Development of Critical Thinking Skills in Romanian Society. Possibilities and Limits


  • Viorel Rotilă Professor PhD, "Dunarea de Jos" University of Galati, Romania; Director of the `Solidaritatea` Research and Development Center, Galati, Romania



Critical thinking, skills, cultural boundaries, rationality, education


The research aims to identify the current situation of critical thinking (CT) in the Romanian mentality, from the perspective of interventions necessary to increase specific skills. We start from an analysis of the main approaches of CT specific to Western educational practices, these being the reference for a comparative analysis of the situation in Romania. Because we cannot exclude the possibility of the existence of certain CT specific contents camouflaged in the Romanian educational practices (that correspond to the western ones but they have other names), we carry out an analysis of the specific CT contents to observe the differences and possible similarities. Considering that CT involves the ability to discover boundaries (e.g.: discovering one's own cognitive boundaries), we look at the issue of potential boundaries. The approach includes analyzing the risk of CT marketing and the limits of specific CT interventions outlined by the mindsets of different communities. The research includes the evaluation of the existence of cultural limits possibility, starting from the question: "Is there a cultural place of CT (is it a value) in the Romanian mentality?". We evaluate the coherence of CT with social values, considering that in the absence of values that enhance its possibility, the probability of success of CT is diminished. Since we cannot a priori exclude the risk of importing models that do not match the mentality and values of this society, we analyze the problem from the perspective of the shapes without fond theory (a relevant questioning paradigm for Romanian society).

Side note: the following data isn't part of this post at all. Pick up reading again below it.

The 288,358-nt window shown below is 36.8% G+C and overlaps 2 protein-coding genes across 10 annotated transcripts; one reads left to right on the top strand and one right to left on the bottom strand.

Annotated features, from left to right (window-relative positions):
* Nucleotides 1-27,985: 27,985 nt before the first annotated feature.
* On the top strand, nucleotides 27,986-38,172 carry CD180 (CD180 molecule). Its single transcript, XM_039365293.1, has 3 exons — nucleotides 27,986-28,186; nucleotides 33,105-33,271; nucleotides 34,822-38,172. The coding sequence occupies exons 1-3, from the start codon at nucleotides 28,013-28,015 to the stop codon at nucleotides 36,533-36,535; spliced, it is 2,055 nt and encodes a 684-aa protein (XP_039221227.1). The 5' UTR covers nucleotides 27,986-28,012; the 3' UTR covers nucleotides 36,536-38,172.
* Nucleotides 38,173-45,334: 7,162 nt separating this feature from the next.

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How to Cite

Rotilă, V. . (2023). Development of Critical Thinking Skills in Romanian Society. Possibilities and Limits. BRAIN. Broad Research in Artificial Intelligence and Neuroscience, 14(1), 405-432.

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